It’s becoming an MLB offseason tradition that league higher-ups float a radical proposal (banning shifts, limiting pitching changeseliminating intentional walks, etc.), prompting a flurry of outrage and argument about the merits of the potential change.

And at the risk of again wasting our time by evaluating a proposal that will never actually happen in MLB, we’re here to tell you about a bizarre rule change, cosigned by Joe Torre, that is being instituted in the lower minor leagues.

According to Yahoo’s Jeff Passan, MLB will test a rule that automatically places a runner on second base to start every inning from the 10th on. The rule will be in place at this spring’s World Baseball Classic and possibly in the upcoming seasons of the Gulf Coast League and Arizona League.

Via Yahoo, here what Torre had to say:

“Let’s see what it looks like,” said Joe Torre, the longtime major league manager who’s now MLB’s Chief Baseball Officer and a strong proponent of the testing. “It’s not fun to watch when you go through your whole pitching staff and wind up bringing a utility infielder in to pitch. As much as it’s nice to talk about being at an 18-inning game, it takes time.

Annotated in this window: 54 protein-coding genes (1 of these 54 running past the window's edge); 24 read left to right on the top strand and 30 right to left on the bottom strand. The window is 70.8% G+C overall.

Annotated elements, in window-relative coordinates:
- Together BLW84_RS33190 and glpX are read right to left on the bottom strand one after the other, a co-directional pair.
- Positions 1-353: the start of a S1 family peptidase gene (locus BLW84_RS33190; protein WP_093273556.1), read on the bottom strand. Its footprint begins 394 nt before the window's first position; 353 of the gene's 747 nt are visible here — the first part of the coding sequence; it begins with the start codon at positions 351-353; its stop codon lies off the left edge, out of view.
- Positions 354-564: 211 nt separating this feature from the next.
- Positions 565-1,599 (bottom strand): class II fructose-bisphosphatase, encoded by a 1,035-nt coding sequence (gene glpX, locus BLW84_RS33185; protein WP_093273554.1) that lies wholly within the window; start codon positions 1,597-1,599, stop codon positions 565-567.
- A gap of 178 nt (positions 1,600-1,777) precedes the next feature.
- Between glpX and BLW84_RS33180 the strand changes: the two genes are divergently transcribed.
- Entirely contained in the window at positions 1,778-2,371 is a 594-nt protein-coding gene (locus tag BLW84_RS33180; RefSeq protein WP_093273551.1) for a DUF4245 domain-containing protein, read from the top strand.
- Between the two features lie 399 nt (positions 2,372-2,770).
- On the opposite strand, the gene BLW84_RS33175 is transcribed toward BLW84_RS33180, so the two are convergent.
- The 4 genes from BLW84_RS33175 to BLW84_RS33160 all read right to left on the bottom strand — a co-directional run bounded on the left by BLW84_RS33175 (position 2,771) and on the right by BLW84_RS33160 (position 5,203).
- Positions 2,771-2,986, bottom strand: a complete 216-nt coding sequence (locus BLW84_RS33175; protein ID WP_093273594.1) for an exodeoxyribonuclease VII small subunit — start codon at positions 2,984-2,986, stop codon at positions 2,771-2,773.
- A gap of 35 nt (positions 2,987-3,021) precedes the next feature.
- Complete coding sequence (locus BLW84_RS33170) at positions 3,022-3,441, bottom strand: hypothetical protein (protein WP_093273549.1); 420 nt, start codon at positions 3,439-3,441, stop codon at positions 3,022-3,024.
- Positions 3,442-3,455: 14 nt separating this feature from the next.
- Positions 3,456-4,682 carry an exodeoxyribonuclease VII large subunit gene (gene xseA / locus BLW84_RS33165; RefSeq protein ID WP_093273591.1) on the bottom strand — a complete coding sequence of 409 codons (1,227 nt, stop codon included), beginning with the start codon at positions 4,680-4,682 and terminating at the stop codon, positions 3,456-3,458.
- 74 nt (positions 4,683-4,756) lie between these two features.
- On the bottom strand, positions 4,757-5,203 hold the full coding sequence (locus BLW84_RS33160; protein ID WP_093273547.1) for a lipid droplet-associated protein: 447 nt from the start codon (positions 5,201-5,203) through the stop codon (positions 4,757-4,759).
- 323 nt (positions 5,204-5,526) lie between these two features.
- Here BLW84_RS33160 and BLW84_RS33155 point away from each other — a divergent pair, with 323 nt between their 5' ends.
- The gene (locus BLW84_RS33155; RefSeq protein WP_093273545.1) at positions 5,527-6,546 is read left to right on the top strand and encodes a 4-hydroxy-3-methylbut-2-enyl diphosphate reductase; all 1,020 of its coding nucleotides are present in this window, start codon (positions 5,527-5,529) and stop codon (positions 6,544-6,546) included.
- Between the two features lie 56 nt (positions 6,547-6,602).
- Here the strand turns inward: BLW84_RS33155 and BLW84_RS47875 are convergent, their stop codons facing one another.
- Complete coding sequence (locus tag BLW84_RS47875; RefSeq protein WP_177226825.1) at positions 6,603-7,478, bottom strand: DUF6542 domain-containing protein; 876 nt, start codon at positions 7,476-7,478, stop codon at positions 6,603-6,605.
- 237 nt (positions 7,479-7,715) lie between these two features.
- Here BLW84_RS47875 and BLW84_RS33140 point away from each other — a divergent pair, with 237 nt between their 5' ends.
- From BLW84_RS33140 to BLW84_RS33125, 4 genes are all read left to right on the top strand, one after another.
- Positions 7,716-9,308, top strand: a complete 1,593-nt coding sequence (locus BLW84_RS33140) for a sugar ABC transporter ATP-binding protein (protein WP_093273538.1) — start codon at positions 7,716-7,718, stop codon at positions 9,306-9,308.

“It’s baseball. I’m just trying to get back to that, where this is the game that people come to watch. It doesn’t mean you’re going to score. You’re just trying to play baseball.”

This is a pretty absurd idea. It’s designed to make games quicker and more exciting, but unlike the numerous changes that could spice up the action without fundamentally altering it, this one cuts against the essence of the game. It dictates that the rules in extra innings should be explicitly different from those during the first nine innings. That’s a silly concept in college football, where teams start at the 25-yard-line in overtime, it’s silly in soccer, where penalty kicks sometimes determine outcomes, and it’d be silly in baseball.

Luckily for right-thinking baseball fans, runners starting extra innings on second base is highly, highly unlikely to happen anytime soon. Baseball, with its powerful traditionalist ethos, is always slow to change, and we’d likely get years of vigorous debate before this rule became reality. And if early returns on Twitter are any indication, this proposal is not particularly popular.

If this rule change does go into effect, it could be the most dramatic gameplay change since the American League adopted the designated hitter in 1973. But you can bet we’re a long way away from that.


About Alex Putterman

Alex is a writer and editor for The Comeback and Awful Announcing. He has written for The Atlantic, VICE Sports,, and more. He is a proud alum of Northwestern University and The Daily Northwestern. You can find him on Twitter @AlexPutterman.

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